Rockets and Planes and Hovercraft
Mild-mannered David L. Williams admits he became a little irate when he overheard a visitor on a cross-Solent ferry claiming: “They have never made much of anything on the Isle of Wight.”
That was when David (pictured above) was prompted by the Friends of Carisbrooke Castle Museum and decided to prove the unknown critic wrong, and reveal just how many incredible inventions have come from the Island. Initially, he was asked by the Museum Friends to give a talk about the famous Island firm J. Samuel White, but found very little in the museum store room relating to the shipbuilding company.
So instead he broadened his search to take in the Island transport industry in general. After the talk someone suggested to David that he should use his vast knowledge to write a book, but it was only when he heard the ferry passenger criticising the lack of industry here that he set about the task.
“That was the main motivation behind the book,” he said. “But I was also concerned that industry on the Island has been allowed to decline so badly in recent years. I worked in Island industry from the mid-1960s, and there were boat yards all the way down the River Medina when I was a lad. There were also a lot of engineering apprenticeships. Sadly, that has all changed now, but it would be good for the Island if some of it was reinstated.”
David, who lives in Newport, used the knowledge he had picked up working for a variety of Island engineering companies to compile the book, which reveals a fascinating insight into what has been produced over many years right here on our doorstep, with special emphasis on the unusual!
Just a few of the amazing inventions that were produced on the Isle of Wight include the world’s first hovercraft; the only all-British rocket and satellite to reach space, and the Thrust 2 record-breaking jet-engine car.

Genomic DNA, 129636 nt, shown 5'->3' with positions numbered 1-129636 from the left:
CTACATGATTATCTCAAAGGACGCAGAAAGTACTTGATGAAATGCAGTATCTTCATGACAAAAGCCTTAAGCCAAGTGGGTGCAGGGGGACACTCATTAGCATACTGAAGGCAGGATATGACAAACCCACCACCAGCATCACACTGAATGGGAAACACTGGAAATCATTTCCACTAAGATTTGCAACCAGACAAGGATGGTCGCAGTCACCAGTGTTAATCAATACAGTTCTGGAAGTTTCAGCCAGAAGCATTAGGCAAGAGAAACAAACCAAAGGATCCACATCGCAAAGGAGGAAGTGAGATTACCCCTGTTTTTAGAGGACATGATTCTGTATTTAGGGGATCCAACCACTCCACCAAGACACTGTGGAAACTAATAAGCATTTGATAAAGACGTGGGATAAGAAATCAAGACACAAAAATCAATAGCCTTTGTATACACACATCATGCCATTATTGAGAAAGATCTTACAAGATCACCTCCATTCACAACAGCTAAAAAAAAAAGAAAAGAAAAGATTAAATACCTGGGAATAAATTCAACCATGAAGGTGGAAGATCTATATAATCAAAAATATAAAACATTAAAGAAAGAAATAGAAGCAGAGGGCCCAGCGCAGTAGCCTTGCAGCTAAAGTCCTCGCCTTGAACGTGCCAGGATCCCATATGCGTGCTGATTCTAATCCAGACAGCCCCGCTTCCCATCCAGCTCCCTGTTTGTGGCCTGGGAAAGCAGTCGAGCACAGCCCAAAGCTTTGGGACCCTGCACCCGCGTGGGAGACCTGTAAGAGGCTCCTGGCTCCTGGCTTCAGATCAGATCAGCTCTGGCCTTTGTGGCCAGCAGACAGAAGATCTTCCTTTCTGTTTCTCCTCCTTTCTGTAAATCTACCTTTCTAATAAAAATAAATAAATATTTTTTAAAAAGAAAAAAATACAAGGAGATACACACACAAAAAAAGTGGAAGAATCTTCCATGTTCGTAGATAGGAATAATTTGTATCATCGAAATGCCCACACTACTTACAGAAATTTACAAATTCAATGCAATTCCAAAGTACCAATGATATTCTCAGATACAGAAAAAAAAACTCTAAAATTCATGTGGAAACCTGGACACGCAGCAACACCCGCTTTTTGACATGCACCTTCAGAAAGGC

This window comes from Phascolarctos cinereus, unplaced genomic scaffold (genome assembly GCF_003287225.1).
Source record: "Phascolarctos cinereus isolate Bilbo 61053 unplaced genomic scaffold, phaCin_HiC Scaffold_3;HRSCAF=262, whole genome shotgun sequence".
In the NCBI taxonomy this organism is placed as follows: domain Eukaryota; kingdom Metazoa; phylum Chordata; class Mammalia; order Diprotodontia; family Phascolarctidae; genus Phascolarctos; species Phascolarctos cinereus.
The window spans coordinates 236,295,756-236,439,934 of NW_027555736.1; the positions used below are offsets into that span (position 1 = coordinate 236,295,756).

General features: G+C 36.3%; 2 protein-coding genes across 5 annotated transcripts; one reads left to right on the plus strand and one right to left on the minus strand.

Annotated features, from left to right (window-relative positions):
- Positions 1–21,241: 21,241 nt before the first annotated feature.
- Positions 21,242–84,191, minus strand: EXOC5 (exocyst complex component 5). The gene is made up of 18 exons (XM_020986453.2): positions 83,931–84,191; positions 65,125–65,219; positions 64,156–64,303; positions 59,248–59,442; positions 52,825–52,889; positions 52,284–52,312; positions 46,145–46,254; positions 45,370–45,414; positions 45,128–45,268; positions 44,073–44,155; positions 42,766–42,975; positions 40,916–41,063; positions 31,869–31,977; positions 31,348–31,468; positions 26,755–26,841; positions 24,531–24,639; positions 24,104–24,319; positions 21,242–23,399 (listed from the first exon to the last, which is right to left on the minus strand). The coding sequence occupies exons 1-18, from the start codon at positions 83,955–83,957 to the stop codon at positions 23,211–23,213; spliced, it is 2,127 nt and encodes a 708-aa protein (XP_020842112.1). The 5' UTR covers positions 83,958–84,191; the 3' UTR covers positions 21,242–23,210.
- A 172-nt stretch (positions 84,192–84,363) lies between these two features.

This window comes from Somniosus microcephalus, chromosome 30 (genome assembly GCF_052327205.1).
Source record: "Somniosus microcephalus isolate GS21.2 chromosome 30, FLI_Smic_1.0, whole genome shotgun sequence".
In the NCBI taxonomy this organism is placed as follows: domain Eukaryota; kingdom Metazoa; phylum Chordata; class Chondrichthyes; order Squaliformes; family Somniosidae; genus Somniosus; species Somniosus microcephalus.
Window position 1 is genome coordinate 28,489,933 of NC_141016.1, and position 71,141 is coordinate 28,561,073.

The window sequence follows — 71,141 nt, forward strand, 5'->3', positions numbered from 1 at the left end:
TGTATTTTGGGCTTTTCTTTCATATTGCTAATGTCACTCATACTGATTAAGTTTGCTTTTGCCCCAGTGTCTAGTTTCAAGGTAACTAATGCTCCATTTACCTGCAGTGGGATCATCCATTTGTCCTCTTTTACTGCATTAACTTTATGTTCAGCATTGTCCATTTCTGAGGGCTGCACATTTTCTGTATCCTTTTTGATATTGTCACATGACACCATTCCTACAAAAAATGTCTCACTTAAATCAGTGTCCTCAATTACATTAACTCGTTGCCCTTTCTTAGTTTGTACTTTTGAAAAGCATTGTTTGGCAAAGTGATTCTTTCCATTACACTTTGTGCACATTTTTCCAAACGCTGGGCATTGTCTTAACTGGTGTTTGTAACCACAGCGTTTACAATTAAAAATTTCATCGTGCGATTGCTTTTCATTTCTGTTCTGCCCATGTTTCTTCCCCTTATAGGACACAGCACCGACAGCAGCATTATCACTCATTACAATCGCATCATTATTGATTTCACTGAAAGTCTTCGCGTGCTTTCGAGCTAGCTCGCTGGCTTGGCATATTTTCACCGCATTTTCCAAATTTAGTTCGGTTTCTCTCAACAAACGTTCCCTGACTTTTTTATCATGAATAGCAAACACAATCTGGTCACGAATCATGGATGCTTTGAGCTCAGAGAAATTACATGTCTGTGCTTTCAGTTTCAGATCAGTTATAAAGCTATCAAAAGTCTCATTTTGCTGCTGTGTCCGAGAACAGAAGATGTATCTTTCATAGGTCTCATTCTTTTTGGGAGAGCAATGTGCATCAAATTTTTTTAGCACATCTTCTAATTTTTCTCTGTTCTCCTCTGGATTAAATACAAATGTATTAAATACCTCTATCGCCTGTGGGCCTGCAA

David said: “One of the biggest surprises to me is just how little is known, or acknowledged, about John Ackroyrd from Ryde. He should be one of the most famous people on the Isle of Wight because he designed a production electric car, which was built up at Somerton long before anyone else thought about it.
“He also designed Thrust 2, and balloon capsules for Sir Richard Branson to fly across the Atlantic and Pacific, as well as the biggest static helium inflatable ever built.
“I was also surprised to discover how many world speed records are attributed to the Island. There are five world water speed records going back from 1910 – including the first Bluebird craft, driven by Sir Malcolm Campbell. But the biggest surprise for me was the fact that designers and builders on the Island produced a craft that broke the world sailing speed record only a few years ago. There were several local companies involved, with the craft — the Vestas Sailrocket 2 – being built at what was part of the former GKN works in East Cowes.”
The campaign to break the sailing water speed record reached a successful conclusion in November, 2012 off Walvis Bay, Namibia. Over a 500-metre course Vestas Sailrocket 2 was eventually clocked at speeds of 65.45 knots (121.21 km/hour) and 68.01 knots (125.95 km/hour).
“I suppose it is difficult for some people to associate so much industry with the Isle of Wight,” David admitted. “When visitors come here they think the only industry we have is tourism. But we have had so many clever people, and another inspiration for me was the fact that I have always had a great interest in water craft and aircraft. So I concentrated solely on transport-related subjects of one form or another, or objects and devices that were related to transport.”